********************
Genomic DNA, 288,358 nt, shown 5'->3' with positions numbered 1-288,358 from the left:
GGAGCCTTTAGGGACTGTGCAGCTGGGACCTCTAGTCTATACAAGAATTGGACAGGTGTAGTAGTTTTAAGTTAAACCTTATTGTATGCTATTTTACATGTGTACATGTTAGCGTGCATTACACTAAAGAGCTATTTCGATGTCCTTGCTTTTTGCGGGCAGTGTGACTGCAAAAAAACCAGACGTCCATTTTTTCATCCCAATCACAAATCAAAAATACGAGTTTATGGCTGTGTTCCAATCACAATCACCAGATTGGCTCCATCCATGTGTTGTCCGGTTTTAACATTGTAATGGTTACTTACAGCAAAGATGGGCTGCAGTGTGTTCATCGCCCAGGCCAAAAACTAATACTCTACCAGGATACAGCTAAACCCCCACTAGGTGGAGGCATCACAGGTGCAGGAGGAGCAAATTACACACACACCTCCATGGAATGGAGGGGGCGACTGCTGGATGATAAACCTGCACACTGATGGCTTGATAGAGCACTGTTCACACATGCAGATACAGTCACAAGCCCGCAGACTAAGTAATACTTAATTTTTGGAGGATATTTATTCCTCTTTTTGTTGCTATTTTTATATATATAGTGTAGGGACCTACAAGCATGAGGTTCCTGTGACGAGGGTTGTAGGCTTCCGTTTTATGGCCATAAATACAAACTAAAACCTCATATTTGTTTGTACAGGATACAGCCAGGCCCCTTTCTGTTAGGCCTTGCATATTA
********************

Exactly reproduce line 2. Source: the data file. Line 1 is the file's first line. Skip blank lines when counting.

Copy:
GGAGCCTTTAGGGACTGTGCAGCTGGGACCTCTAGTCTATACAAGAATTGGACAGGTGTAGTAGTTTTAAGTTAAACCTTATTGTATGCTATTTTACATGTGTACATGTTAGCGTGCATTACACTAAAGAGCTATTTCGATGTCCTTGCTTTTTGCGGGCAGTGTGACTGCAAAAAAACCAGACGTCCATTTTTTCATCCCAATCACAAATCAAAAATACGAGTTTATGGCTGTGTTCCAATCACAATCACCAGATTGGCTCCATCCATGTGTTGTCCGGTTTTAACATTGTAATGGTTACTTACAGCAAAGATGGGCTGCAGTGTGTTCATCGCCCAGGCCAAAAACTAATACTCTACCAGGATACAGCTAAACCCCCACTAGGTGGAGGCATCACAGGTGCAGGAGGAGCAAATTACACACACACCTCCATGGAATGGAGGGGGCGACTGCTGGATGATAAACCTGCACACTGATGGCTTGATAGAGCACTGTTCACACATGCAGATACAGTCACAAGCCCGCAGACTAAGTAATACTTAATTTTTGGAGGATATTTATTCCTCTTTTTGTTGCTATTTTTATATATATAGTGTAGGGACCTACAAGCATGAGGTTCCTGTGACGAGGGTTGTAGGCTTCCGTTTTATGGCCATAAATACAAACTAAAACCTCATATTTGTTTGTACAGGATACAGCCAGGCCCCTTTCTGTTAGGCCTTGCATATTA